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Blowout Basics

Blowout Basics

Experiencing a blowout when driving, particularly if driving at speed, is not just inconvenient, it can be scary and dangerous too. The best way to avoid such an incident is to drive carefully, park clear of kerbs, and make sure that your tyres are well looked after, and your wheels are correctly aligned. However, sometimes these things are simply unavoidable. There may be nothing you can do to avoid a blowout, but it can help to have a little bit of knowledge about what to do if it happens to you in order to keep yourself, your passengers, and other road users safe.

For front tyre blowouts

If your front tyre has a serious puncture, you will notice it pulling to one side. As soon as you notice a heavy pull, firmly steer in the opposite direction to counteract the pull. Avoid using the footbrake if you can; if there is a clear gap between you and the car in front, take your foot off the accelerator and slowly ease to a stop. If you apply the brakes, there is a chance that you will lock your back wheels; you are aiming for slow, steady speed reduction. If you are on a motorway, gently steer to the hard shoulder and continue to drive there until you lose speed.

For back blowouts

If a back tyre is the culprit, rather than a hard pull to one side, you may notice your vehicle weaving. As with a front blowout, the best thing to do is hold the wheel firmly and try to keep on a straight course. Don’t be tempted to slam on the brakes as this may cause the car to spin; something that is both terrifying and dangerous. Keep your eyes peeled for the first opportunity to pull over safely, and do so, gradually reducing your speed by removing power rather than applying brakes.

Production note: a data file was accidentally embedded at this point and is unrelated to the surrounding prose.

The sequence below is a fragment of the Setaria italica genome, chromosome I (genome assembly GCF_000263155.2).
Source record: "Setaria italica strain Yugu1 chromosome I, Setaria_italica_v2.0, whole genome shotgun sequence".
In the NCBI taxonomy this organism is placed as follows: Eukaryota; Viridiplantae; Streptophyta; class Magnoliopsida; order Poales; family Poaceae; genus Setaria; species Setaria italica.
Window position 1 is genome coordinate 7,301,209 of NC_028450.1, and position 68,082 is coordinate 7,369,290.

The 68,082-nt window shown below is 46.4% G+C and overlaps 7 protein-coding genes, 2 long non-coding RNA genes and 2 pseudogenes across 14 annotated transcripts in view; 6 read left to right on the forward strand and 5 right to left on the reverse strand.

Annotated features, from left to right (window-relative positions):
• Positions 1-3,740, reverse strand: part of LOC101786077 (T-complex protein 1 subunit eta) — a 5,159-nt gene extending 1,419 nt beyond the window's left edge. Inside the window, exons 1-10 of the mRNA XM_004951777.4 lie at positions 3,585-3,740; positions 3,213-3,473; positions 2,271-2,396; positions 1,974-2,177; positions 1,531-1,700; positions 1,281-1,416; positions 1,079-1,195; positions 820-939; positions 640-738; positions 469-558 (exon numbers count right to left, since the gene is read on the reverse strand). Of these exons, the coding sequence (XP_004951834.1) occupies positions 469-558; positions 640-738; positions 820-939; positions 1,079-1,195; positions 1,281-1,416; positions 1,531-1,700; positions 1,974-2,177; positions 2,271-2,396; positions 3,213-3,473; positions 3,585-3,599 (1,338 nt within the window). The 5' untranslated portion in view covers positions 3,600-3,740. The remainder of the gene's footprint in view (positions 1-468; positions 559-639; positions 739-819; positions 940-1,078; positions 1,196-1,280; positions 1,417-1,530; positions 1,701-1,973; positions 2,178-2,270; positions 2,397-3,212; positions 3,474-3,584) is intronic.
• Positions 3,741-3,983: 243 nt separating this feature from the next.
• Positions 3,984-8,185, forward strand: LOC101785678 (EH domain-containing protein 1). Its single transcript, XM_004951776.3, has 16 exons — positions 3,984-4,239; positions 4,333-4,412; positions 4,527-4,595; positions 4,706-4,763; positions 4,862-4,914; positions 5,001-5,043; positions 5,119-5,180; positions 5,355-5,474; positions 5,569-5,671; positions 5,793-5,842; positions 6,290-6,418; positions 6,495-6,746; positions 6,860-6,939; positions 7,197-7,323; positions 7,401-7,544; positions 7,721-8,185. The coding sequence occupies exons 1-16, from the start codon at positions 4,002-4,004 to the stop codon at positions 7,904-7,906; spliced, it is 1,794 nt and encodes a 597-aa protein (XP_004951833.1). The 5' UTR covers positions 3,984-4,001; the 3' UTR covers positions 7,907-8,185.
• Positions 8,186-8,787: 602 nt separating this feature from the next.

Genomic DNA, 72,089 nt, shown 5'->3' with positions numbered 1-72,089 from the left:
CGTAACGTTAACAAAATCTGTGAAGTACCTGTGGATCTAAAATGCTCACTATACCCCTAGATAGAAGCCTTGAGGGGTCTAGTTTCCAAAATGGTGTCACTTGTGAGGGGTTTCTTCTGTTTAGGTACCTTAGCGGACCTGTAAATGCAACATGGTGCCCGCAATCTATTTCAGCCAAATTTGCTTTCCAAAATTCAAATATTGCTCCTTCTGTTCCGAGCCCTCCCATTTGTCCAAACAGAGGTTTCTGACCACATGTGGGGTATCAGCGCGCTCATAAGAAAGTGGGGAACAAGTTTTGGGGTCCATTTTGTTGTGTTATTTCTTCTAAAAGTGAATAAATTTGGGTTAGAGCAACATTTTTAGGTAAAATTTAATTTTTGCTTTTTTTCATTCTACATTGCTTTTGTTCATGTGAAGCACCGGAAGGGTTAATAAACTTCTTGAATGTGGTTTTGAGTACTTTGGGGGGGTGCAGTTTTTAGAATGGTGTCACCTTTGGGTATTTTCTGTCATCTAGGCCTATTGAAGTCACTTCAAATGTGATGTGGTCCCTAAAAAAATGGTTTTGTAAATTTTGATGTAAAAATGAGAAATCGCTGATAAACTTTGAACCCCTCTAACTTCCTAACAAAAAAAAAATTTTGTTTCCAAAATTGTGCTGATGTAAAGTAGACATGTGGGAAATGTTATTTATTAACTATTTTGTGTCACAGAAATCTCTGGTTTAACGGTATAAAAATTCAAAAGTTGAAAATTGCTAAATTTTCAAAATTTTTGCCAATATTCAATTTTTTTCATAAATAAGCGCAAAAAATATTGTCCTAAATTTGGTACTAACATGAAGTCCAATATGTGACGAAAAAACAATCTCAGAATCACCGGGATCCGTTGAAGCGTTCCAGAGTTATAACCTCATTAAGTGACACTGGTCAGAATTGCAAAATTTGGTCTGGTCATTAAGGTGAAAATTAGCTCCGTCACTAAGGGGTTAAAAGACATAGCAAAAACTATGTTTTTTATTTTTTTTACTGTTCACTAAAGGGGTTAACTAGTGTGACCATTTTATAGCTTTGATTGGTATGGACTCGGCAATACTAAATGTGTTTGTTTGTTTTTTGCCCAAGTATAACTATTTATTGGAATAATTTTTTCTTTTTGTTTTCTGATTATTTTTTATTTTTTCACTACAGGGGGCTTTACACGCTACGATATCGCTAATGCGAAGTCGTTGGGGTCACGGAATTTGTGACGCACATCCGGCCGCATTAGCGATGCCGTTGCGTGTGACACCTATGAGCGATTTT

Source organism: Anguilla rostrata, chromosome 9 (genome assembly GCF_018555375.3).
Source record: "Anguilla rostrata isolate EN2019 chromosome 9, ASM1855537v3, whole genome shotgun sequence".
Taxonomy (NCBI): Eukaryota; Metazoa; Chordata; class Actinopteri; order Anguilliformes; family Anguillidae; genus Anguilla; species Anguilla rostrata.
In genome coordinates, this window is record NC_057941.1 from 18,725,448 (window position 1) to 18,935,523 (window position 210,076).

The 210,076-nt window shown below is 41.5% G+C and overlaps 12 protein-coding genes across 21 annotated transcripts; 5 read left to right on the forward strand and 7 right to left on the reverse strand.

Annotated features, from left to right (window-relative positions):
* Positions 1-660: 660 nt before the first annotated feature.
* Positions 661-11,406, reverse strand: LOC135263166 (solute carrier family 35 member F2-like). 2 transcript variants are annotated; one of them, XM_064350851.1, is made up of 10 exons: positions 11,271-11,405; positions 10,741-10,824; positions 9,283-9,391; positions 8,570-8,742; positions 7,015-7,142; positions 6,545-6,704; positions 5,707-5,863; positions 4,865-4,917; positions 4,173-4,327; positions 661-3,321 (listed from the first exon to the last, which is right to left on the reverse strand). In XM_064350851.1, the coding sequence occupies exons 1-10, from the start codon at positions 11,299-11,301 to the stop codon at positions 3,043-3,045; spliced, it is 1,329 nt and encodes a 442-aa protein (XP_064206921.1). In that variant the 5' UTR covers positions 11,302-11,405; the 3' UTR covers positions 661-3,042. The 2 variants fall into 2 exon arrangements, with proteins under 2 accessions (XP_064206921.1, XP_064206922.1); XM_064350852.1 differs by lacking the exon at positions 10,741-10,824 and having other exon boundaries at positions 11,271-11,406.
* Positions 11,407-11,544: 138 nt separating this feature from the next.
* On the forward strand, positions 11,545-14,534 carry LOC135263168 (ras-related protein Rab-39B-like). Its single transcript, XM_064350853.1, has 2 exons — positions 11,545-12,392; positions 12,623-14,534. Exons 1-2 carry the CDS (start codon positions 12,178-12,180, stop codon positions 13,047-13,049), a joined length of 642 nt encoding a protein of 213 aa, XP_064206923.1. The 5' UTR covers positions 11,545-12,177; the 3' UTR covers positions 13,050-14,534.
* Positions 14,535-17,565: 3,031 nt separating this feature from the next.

If you have a blow out

Once you have stopped the car safely, put your hazard lights on and call a recovery service. If they are estimating long recovery times, it may be worth contacting local recovery services to see if they can help you.

Avoiding blowouts

Not all blowouts are avoidable, but some are.

  • Take a look at your handbook so you know the best tyre pressures for your vehicle.
  • Regularly check your tyre pressure, especially if ambient temperature fluctuates a lot, and if you are planning a long journey.
  • Give your tyres a look over before you go on any long trips, keeping an eye out for unusual wear or any other obvious damage.

Encountering the unexpected whilst driving can be scary and often you don’t have time to think. Try to stay calm and focus on your safety and that of your fellow passengers. If you are looking for mobile tyre replacement, take a look at Trust A Garage’s rated and reviewed services; for more advice, follow us on Facebook or Twitter.


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